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Johnny Cash gets a postage stamp

06/05/2013, 12:30pm PDT
By Brian Mansfield, Special for USA TODAY

Family, friends and fans celebrated Wednesday at Nashville's Ryman Auditorium.

Johnny Cash got a postage stamp Wednesday, at the same venue where he met the love of his life, where he filmed his network television show and where he broke all the footlights.

Family, friends and fans of the singer, who died in September 2002, gathered at the Ryman Auditorium in Nashville to celebrate the United States Postal Service's commemorative stamp. The stamp, part of its Music Icons Series, features a black-and-white image of Cash's somber, intense visage from photographer Frank Bez's shoot for Cash's 1963 album Ring of Fire: The Best of Johnny Cash.

Dennis J. Toner, a member of the United States Postal Service's board of governors, called Cash "the man who told the story of our nation one person at a time" and quoted from his song Tear Stained Letter.

Later, one of Cash's daughters, Kathy Cash, said that her father and her mother, Vivian Liberto Cash, had exchanged 10,000 letters during their courtship. "Dad was no stranger to licking a stamp," she said.

For two hours, performers including son John Carter Cash, Randy Travis, Marty Stuart, Jamey Johnson, the Oak Ridge Boys and Cash's two surviving siblings, Tommy Cash and Joanne Cash-Yates, paid tribute the Country Music Hall of Famer by performing several of his hits and favorite songs.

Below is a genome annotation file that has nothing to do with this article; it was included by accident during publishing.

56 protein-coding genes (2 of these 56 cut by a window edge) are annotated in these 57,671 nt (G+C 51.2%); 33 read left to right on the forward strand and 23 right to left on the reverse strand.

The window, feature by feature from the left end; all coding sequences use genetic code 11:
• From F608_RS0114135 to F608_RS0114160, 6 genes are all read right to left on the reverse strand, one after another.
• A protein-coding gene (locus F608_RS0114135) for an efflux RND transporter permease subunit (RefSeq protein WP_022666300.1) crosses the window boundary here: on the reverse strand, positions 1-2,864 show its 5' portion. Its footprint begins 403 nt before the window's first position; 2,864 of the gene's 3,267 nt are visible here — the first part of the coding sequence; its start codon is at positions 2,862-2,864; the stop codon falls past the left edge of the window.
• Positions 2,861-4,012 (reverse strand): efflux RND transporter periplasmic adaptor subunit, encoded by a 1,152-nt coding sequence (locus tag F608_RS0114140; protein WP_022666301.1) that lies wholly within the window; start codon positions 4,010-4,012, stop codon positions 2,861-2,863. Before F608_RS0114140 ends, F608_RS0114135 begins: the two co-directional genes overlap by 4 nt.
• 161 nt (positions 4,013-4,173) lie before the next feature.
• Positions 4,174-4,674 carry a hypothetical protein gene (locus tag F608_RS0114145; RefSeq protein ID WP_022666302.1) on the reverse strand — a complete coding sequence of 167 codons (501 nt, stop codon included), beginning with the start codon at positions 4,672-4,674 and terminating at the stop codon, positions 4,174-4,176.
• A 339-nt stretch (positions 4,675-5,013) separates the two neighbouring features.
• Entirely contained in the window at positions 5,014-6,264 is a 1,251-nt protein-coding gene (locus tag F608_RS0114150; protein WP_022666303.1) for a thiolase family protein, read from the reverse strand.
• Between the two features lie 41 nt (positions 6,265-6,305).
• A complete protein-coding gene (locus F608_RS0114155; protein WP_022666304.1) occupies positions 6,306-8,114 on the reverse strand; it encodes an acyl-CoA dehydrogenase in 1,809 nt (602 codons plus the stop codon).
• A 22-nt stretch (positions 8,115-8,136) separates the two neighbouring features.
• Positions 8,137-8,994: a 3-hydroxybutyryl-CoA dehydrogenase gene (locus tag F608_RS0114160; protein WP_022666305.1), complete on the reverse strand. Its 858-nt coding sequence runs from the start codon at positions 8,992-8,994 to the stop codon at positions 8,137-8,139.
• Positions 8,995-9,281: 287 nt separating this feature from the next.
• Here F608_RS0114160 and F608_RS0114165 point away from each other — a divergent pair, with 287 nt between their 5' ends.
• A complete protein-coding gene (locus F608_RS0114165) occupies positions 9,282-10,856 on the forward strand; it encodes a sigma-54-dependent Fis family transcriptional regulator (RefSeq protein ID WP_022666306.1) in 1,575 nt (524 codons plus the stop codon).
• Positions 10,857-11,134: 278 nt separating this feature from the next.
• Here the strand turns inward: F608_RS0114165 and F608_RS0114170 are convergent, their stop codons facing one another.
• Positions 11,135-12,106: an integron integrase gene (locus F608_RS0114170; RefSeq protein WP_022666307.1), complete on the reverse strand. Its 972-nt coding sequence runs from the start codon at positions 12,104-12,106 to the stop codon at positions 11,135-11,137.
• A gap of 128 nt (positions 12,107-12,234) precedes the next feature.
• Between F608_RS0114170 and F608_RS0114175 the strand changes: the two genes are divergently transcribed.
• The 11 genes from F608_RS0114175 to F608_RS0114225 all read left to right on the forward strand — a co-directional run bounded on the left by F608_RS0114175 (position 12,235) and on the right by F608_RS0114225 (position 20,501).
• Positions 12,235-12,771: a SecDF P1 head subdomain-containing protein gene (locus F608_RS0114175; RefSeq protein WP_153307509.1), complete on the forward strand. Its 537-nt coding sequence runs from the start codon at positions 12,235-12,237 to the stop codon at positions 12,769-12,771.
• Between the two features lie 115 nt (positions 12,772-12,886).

John Schneider, who used to live in the cabin on the Cash property that John Carter Cash now uses as a recording studio, sang A Boy Named Sue to highlight the singer's under-acknowledged "goofy side."

Stepdaughter Carlene Carter and Larry Gatlin hammed it up with a version of Jackson, a Grammy-winning hit for Cash and June Carter, whom Cash had met at the Ryman and who later became his second wife.

Gatlin also sang Help Me, a song he sang at the funerals of both Johnny and June, four months apart in 2003. "I talked to an interviewer today who asked, 'What do you think of them putting Johnny Cash's face on a stamp?'" Gatlin said. "I said, 'As far as I'm concerned, they can put it on the American flag."

The most emotional moment came when John Carter Cash sang Hurt, the Nine Inch Nails song that provided his father with his last major hit. As he introduced the song, the younger Cash said: "My father died with a broken heart, but it did not kill him. His body simply gave up. His spirit endured."

Tag(s): Half Marathon